I’m back from one of the most incredible weekends of my life!
Every year, my coworker and his wife organize a big group of friends to go to Big Bend National Park to run the Big Bend Ultra Trail race, which includes a 10K, 30K and 50K.
Big Bend is one of the largest, most-remote, and least-visited national parks in the US. It’s located in the Chihuahuan Desert in Western Texas, and borders Mexico, separated by the Rio Grande. It has archaeological sites with sea fossils and dinosaur bones dating back 10,000 years!
It’s an 8-hour drive from Austin, so not a small endeavor, but we had a three-day weekend, so we carpooled and our group of 19 people all arrived by late Friday night. We couldn’t see any of the landscape when we got in, but the stars were unbelievable.
The next morning, I woke up in time to see the sunrise, and the view took my breath away. It was just incredible, and unlike anything I had ever seen. Having never been to the desert or the Grand Canyon, it was a whole new world for me. I actually managed to see the sunrise and the sunset on both Saturday and Sunday, which was really a treat!
We stayed in two houses near the town of Lajitas, Texas, which was in Big Bend Ranch State Park. About half of our group ran the 10K and half ran the 30K.
On Saturday morning, we picked up our race packets and then headed to Big Bend National Park (about an hour and a half drive away) for a hike.
We did the Window Trail Hike, a 6 mile out-and-back hike through the national park that takes you to a window-like overlook. It wasn’t too strenuous, which was perfect for the day before a trail race, but it led us to a gorgeous view!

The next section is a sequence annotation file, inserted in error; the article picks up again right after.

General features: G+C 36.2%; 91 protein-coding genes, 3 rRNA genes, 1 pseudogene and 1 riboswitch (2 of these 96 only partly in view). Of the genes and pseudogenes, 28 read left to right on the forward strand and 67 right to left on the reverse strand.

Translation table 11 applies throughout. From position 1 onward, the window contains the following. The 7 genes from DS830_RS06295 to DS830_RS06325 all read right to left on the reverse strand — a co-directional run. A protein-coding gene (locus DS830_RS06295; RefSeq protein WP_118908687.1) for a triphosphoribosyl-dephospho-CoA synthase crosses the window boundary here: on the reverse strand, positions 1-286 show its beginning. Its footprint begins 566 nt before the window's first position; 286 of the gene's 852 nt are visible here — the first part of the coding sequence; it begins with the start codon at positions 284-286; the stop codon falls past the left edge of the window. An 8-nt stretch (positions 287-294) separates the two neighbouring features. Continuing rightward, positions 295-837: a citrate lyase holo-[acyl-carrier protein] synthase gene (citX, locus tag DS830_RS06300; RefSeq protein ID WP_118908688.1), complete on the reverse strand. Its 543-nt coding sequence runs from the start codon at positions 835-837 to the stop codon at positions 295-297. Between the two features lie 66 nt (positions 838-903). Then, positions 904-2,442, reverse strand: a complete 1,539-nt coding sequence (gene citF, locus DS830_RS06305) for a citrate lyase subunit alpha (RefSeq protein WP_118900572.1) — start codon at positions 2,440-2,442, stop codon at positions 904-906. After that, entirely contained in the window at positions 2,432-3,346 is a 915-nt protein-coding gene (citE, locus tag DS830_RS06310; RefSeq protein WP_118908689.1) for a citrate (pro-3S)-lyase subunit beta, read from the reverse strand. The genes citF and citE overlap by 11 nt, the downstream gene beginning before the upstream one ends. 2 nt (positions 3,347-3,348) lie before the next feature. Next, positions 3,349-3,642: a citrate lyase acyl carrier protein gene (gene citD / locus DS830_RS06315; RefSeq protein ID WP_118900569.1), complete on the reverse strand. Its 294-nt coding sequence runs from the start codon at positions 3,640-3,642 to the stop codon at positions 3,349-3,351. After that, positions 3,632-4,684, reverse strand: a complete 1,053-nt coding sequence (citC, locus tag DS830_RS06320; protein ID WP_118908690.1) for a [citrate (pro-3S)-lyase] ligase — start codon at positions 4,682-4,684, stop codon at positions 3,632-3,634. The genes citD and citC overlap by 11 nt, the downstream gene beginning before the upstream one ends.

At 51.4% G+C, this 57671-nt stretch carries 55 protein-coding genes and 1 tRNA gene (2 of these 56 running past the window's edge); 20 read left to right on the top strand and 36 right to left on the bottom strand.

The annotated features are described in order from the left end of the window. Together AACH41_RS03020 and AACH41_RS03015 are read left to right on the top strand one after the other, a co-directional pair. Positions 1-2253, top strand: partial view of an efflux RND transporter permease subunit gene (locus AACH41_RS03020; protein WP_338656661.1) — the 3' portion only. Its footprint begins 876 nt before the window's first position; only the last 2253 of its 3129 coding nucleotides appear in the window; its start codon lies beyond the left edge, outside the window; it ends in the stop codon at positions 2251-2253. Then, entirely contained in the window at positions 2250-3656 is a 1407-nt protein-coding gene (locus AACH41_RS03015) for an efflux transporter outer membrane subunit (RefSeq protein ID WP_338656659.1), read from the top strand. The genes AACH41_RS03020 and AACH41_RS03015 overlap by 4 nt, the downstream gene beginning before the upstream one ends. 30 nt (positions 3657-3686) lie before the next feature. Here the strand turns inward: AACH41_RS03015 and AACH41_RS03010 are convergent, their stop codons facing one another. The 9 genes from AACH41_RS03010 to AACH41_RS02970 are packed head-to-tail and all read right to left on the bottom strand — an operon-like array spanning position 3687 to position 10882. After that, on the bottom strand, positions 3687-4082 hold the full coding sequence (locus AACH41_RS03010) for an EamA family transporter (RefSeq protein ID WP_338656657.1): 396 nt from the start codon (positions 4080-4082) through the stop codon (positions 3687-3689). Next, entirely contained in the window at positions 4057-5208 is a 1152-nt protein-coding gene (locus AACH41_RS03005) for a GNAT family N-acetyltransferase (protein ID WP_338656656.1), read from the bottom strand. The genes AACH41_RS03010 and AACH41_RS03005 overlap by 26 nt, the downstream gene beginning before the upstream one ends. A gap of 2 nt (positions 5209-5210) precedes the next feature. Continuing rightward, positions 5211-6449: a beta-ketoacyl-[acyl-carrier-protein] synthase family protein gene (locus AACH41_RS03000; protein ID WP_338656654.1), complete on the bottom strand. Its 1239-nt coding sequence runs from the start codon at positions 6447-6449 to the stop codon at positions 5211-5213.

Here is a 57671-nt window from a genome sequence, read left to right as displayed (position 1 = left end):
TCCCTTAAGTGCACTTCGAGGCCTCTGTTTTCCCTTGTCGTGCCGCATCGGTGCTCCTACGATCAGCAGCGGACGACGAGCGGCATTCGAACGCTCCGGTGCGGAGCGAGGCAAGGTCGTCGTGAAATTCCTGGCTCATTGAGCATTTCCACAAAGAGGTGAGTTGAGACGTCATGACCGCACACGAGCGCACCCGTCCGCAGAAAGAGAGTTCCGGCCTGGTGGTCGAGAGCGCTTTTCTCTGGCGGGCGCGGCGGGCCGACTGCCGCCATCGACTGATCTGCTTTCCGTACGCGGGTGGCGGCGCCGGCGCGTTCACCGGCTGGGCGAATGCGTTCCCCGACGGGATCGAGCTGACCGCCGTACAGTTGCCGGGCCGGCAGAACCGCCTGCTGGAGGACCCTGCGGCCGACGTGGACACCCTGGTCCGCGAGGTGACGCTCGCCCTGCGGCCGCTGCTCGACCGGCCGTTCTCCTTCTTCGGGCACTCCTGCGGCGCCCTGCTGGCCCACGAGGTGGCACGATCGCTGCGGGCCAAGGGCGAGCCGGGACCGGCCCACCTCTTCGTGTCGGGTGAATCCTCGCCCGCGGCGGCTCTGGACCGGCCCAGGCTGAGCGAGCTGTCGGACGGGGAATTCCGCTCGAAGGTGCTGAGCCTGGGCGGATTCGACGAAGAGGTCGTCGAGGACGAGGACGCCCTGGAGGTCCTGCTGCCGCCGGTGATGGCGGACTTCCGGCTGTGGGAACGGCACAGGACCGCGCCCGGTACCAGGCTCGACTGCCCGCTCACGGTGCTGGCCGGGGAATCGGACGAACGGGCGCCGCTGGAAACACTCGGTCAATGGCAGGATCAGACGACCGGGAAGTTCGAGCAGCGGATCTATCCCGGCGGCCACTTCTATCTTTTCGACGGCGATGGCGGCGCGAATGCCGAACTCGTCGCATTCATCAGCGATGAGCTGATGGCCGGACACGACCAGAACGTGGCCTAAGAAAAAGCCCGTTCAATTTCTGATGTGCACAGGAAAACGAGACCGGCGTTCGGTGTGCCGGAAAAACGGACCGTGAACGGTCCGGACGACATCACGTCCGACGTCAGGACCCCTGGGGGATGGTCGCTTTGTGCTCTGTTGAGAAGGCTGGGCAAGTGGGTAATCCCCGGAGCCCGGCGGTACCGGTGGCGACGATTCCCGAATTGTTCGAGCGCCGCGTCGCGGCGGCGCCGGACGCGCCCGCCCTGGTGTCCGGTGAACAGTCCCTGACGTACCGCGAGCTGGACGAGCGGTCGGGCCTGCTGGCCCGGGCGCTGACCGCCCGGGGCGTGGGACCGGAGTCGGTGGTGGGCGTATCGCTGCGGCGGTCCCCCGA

At the Window (the turnaround point in the hike), I randomly ran into a woman from NYC who used to work as the volunteer coordinator for NYRR races and Open Runs. She lives in Austin now. The world is so small!
On Saturday night, we had a home-cooked pasta dinner to carb-up for the next morning’s race!
The 30K race started at 7:30 on Sunday morning and the 10K started at 8:30. We wished the 30K’ers good luck and we arrived at the start area around 8am. It was freezing – just about 34 degrees – so we kept warm in the gift shop until the very start. It was a very small race so there was no crowding at the start line!
Overall, I wish that I had pushed myself a little more. I ran very cautiously and didn’t really feel warmed up until halfway through the race. I was pretty scared about tripping on a rock and falling, which I didn’t, but afterwards my ankles and lower calves were very sore because of all of the rocks and uneven surfaces.
I ran with another woman in our group for the first 2 miles, and then she pulled away. She ended up getting 2nd place in our age group, so if I had stuck with her I could have gotten 3rd place!
Alas, I just took it easy and tried to enjoy the surroundings. After the aid station at the halfway mark, I could see no one running in front of me or behind me. To be perfectly honest, that terrified me, and was my second biggest fear after tripping and falling. The course wasn’t marked and although I told myself to enjoy the whole running-alone-in-the-desert, I was envisioning crews having to come search for me hours later after I had gone way off course and gotten lost.